This dispute was one incident in a long line of border disputes between Costa Rica and Nicaragua, dating back to the 1820s. The Cañas–Jerez Treaty was enacted in 1858 to alleviate these tensions, and it seemed to work for a while. The International Court of Justice ruled on this small island in 2015, reaffirming that the disputed piece of land belongs to Costa Rica.

You can read an overview of this dispute here.

Tuesday, June 20, 2017

He's No Frank Underwood

Two special elections are happening today: one in the 6th Congressional district of Georgia - the race receiving the most attention - and one in the 5th Congressional district of South Carolina, which happens to be the home district of fictional politician, Frank Underwood of Netflix's House of Cards. And Democrat Archie Parnell seems to be having a great time highlighting this connection. Check out this campaign ad:

Harry Enten of FiveThirtyEight explains why this special election matters, despite receiving less attention:
Voters in the South Carolina 5th are choosing between Republican Ralph Norman, a former state representative, and Democrat Archie Parnell, a former Goldman Sachs managing director who has been using ads parodying Underwood to draw attention to his campaign.

[T]his is not the type of district where Democrats tend to be competitive. It’s not even the type of district where they need to be competitive to win the House next year. Democrats need a net gain of only 24 seats from the Republicans to do that. And there are 111 districts won by Republican House candidates in 2016 that leaned more Democratic than the South Carolina 5th.

There hasn’t been a lot of polling of the South Carolina race, but what we do have shows that Parnell is outperforming the district’s default partisan lean, just not by nearly enough.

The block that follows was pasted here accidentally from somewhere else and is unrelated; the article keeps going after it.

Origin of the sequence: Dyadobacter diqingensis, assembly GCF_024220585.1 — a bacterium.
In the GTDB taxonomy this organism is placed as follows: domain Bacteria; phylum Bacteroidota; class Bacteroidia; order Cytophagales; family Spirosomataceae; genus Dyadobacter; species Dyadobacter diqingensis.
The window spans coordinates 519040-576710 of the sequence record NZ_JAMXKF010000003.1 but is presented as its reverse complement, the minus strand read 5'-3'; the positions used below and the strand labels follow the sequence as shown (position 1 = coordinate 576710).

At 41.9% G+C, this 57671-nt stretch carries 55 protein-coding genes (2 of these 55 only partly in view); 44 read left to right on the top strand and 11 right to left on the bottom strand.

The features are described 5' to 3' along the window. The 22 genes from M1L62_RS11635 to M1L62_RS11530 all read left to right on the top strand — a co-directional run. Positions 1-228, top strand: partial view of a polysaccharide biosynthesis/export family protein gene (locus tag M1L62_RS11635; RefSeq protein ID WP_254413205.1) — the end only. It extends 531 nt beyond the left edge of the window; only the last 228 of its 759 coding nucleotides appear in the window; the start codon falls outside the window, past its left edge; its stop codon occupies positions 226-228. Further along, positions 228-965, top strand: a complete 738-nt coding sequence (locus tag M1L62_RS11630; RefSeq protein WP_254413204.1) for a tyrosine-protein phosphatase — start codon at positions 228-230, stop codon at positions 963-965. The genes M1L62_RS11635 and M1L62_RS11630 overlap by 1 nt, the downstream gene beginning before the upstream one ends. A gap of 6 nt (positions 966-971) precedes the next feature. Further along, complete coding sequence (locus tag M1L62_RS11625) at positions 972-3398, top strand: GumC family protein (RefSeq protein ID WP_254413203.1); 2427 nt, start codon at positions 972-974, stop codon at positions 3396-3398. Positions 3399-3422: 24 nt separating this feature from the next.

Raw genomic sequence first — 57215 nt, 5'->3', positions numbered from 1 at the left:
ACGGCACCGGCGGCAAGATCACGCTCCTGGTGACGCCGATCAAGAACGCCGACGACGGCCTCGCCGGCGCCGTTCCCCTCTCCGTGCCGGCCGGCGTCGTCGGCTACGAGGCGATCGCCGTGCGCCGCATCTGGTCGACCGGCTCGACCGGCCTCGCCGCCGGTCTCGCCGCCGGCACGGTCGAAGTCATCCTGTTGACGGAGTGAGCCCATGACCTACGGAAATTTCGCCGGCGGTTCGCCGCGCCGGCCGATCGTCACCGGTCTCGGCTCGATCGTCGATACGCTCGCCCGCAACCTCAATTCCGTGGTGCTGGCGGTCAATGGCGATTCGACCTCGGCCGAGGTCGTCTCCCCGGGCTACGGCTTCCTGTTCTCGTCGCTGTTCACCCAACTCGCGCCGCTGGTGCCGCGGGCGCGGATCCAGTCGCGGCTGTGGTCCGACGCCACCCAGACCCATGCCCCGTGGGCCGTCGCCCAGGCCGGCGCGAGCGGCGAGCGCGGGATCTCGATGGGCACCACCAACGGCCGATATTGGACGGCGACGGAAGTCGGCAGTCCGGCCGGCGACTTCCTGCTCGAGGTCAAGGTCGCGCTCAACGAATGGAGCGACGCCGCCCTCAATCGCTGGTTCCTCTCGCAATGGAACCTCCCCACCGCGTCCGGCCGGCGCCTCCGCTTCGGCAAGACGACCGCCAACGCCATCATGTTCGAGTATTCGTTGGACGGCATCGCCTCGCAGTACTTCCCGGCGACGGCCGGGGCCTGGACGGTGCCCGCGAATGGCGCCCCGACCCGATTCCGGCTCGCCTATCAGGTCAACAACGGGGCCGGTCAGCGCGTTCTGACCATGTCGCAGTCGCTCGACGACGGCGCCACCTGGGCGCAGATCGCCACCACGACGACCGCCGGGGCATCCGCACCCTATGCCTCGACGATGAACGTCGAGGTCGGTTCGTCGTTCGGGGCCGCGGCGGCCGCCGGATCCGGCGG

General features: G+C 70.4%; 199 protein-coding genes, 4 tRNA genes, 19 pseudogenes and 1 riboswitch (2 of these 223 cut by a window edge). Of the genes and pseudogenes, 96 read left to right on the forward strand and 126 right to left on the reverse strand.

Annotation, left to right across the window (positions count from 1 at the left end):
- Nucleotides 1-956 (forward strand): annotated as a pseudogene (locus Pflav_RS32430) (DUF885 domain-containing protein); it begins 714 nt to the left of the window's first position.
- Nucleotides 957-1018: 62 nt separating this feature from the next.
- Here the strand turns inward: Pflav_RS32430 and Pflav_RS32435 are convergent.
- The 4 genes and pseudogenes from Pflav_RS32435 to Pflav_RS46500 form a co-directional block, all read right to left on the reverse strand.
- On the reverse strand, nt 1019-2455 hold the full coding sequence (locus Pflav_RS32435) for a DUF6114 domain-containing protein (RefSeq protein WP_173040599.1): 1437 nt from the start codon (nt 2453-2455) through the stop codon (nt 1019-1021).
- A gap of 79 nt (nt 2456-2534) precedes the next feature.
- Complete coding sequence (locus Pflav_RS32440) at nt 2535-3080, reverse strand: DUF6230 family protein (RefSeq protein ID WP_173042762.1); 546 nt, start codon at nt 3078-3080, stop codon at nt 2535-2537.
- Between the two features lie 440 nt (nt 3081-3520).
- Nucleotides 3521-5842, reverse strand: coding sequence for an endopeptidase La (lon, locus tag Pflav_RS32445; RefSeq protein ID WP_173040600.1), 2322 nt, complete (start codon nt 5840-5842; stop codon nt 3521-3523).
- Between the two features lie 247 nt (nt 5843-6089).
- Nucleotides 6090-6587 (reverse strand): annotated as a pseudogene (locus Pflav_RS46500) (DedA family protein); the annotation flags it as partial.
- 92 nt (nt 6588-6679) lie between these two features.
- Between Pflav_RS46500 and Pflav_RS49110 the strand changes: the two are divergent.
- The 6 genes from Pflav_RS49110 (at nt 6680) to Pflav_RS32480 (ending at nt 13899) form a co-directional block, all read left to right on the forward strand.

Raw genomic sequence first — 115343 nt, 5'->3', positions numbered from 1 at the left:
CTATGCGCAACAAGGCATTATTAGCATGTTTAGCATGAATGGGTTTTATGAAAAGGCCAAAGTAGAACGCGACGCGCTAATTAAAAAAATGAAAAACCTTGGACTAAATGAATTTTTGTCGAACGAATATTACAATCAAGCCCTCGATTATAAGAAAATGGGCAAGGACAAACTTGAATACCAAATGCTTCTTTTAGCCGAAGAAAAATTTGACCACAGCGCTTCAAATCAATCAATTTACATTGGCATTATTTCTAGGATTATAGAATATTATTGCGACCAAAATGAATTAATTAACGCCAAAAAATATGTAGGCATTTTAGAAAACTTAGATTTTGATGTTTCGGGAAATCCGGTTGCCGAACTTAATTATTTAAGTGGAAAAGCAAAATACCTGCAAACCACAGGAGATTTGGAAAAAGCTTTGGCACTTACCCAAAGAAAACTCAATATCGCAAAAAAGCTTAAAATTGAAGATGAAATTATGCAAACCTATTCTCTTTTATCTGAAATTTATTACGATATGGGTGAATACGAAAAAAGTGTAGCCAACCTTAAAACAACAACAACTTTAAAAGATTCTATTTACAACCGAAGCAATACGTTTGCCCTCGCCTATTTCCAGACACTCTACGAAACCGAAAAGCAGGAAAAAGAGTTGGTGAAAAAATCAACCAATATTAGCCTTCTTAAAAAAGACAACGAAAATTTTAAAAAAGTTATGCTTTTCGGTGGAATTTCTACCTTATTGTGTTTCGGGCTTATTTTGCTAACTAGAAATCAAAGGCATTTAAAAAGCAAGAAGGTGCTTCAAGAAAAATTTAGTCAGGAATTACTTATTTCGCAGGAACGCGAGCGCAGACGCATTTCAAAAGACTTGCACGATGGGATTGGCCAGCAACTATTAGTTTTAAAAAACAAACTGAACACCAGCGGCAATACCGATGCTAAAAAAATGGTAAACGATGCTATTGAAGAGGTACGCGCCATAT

Even if Norman wins, as expected, we will still learn something about the state of U.S. politics. As I’ve written before, when one party consistently outperforms expectations in special elections in the runup to a midterm election, that party tends to do well in those midterms.

So keep an eye on how much Parnell loses by (assuming he loses). The closer Norman comes to beating Parnell by 19 points (or more) — the default partisan lean of the district — the better for the Republican Party. A Parnell loss in the low double digits, by contrast, would be consistent with a national shift big enough for Democrats to win the House.

Monday, June 19, 2017

Alexa, Buy Whole Foods

Back in May, I shared a story from the Guardian that Whole Food's sales are declining and the company would be downsizing. The explanation was a combination of high prices (it's called Whole Paycheck for a reason) and increased availability of organic and specialty products at other grocery stores.

Friday, it was announced that Amazon would be buying Whole Foods:
Wall Street is betting Amazon (AMZN, Tech30) could be as disruptive to the $800 billion grocery industry as it has already proved to be for brick-and-mortar retail businesses.